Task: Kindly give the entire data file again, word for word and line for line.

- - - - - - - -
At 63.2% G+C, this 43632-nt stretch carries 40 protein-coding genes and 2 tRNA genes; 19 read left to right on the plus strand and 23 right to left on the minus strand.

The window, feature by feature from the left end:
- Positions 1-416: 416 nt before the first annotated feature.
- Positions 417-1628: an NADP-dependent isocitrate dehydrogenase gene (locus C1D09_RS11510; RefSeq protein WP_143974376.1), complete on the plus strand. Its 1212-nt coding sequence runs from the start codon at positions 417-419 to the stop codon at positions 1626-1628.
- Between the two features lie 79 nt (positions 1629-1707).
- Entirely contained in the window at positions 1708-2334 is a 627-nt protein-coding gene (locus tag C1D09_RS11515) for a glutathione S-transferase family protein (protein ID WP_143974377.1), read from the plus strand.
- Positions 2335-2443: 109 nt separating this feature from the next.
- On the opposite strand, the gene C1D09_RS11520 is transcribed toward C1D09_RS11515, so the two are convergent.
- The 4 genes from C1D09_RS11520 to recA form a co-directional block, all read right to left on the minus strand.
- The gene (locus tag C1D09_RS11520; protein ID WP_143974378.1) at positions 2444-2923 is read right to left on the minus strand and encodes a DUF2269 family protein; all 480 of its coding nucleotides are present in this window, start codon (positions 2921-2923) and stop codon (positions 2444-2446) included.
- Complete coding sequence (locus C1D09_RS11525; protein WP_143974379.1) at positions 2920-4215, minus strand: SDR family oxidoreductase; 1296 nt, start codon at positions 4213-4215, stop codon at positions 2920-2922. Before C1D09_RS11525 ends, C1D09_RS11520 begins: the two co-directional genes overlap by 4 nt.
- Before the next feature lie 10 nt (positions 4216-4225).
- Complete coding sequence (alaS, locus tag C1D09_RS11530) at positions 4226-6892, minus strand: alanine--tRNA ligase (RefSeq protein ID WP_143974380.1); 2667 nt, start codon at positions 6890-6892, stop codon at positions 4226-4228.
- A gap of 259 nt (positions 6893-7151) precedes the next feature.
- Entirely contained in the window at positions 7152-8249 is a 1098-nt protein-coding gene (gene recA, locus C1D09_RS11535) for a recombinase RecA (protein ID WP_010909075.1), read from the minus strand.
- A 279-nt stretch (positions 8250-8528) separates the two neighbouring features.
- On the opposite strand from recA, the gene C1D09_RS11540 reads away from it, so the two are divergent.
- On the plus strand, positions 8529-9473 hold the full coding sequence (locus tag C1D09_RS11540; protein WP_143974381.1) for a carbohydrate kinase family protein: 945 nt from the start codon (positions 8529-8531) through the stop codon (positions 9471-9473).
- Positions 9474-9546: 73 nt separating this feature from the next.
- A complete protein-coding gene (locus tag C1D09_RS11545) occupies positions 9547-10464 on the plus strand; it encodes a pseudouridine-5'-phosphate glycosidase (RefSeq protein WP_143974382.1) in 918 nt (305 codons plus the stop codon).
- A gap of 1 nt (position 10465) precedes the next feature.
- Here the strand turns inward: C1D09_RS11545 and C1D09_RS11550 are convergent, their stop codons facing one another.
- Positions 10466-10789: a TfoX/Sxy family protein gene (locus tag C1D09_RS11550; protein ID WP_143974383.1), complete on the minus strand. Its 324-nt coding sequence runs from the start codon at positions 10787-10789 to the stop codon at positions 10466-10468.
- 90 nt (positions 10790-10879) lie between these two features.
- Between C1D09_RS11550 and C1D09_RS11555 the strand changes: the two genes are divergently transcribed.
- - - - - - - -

At 63.2% G+C, this 43632-nt stretch carries 40 protein-coding genes and 2 tRNA genes; 19 read left to right on the plus strand and 23 right to left on the minus strand.

The window, feature by feature from the left end:
- Positions 1-416: 416 nt before the first annotated feature.
- Positions 417-1628: an NADP-dependent isocitrate dehydrogenase gene (locus C1D09_RS11510; RefSeq protein WP_143974376.1), complete on the plus strand. Its 1212-nt coding sequence runs from the start codon at positions 417-419 to the stop codon at positions 1626-1628.
- Between the two features lie 79 nt (positions 1629-1707).
- Entirely contained in the window at positions 1708-2334 is a 627-nt protein-coding gene (locus tag C1D09_RS11515) for a glutathione S-transferase family protein (protein ID WP_143974377.1), read from the plus strand.
- Positions 2335-2443: 109 nt separating this feature from the next.
- On the opposite strand, the gene C1D09_RS11520 is transcribed toward C1D09_RS11515, so the two are convergent.
- The 4 genes from C1D09_RS11520 to recA form a co-directional block, all read right to left on the minus strand.
- The gene (locus tag C1D09_RS11520; protein ID WP_143974378.1) at positions 2444-2923 is read right to left on the minus strand and encodes a DUF2269 family protein; all 480 of its coding nucleotides are present in this window, start codon (positions 2921-2923) and stop codon (positions 2444-2446) included.
- Complete coding sequence (locus C1D09_RS11525; protein WP_143974379.1) at positions 2920-4215, minus strand: SDR family oxidoreductase; 1296 nt, start codon at positions 4213-4215, stop codon at positions 2920-2922. Before C1D09_RS11525 ends, C1D09_RS11520 begins: the two co-directional genes overlap by 4 nt.
- Before the next feature lie 10 nt (positions 4216-4225).
- Complete coding sequence (alaS, locus tag C1D09_RS11530) at positions 4226-6892, minus strand: alanine--tRNA ligase (RefSeq protein ID WP_143974380.1); 2667 nt, start codon at positions 6890-6892, stop codon at positions 4226-4228.
- A gap of 259 nt (positions 6893-7151) precedes the next feature.
- Entirely contained in the window at positions 7152-8249 is a 1098-nt protein-coding gene (gene recA, locus C1D09_RS11535) for a recombinase RecA (protein ID WP_010909075.1), read from the minus strand.
- A 279-nt stretch (positions 8250-8528) separates the two neighbouring features.
- On the opposite strand from recA, the gene C1D09_RS11540 reads away from it, so the two are divergent.
- On the plus strand, positions 8529-9473 hold the full coding sequence (locus tag C1D09_RS11540; protein WP_143974381.1) for a carbohydrate kinase family protein: 945 nt from the start codon (positions 8529-8531) through the stop codon (positions 9471-9473).
- Positions 9474-9546: 73 nt separating this feature from the next.
- A complete protein-coding gene (locus tag C1D09_RS11545) occupies positions 9547-10464 on the plus strand; it encodes a pseudouridine-5'-phosphate glycosidase (RefSeq protein WP_143974382.1) in 918 nt (305 codons plus the stop codon).
- A gap of 1 nt (position 10465) precedes the next feature.
- Here the strand turns inward: C1D09_RS11545 and C1D09_RS11550 are convergent, their stop codons facing one another.
- Positions 10466-10789: a TfoX/Sxy family protein gene (locus tag C1D09_RS11550; protein ID WP_143974383.1), complete on the minus strand. Its 324-nt coding sequence runs from the start codon at positions 10787-10789 to the stop codon at positions 10466-10468.
- 90 nt (positions 10790-10879) lie between these two features.
- Between C1D09_RS11550 and C1D09_RS11555 the strand changes: the two genes are divergently transcribed.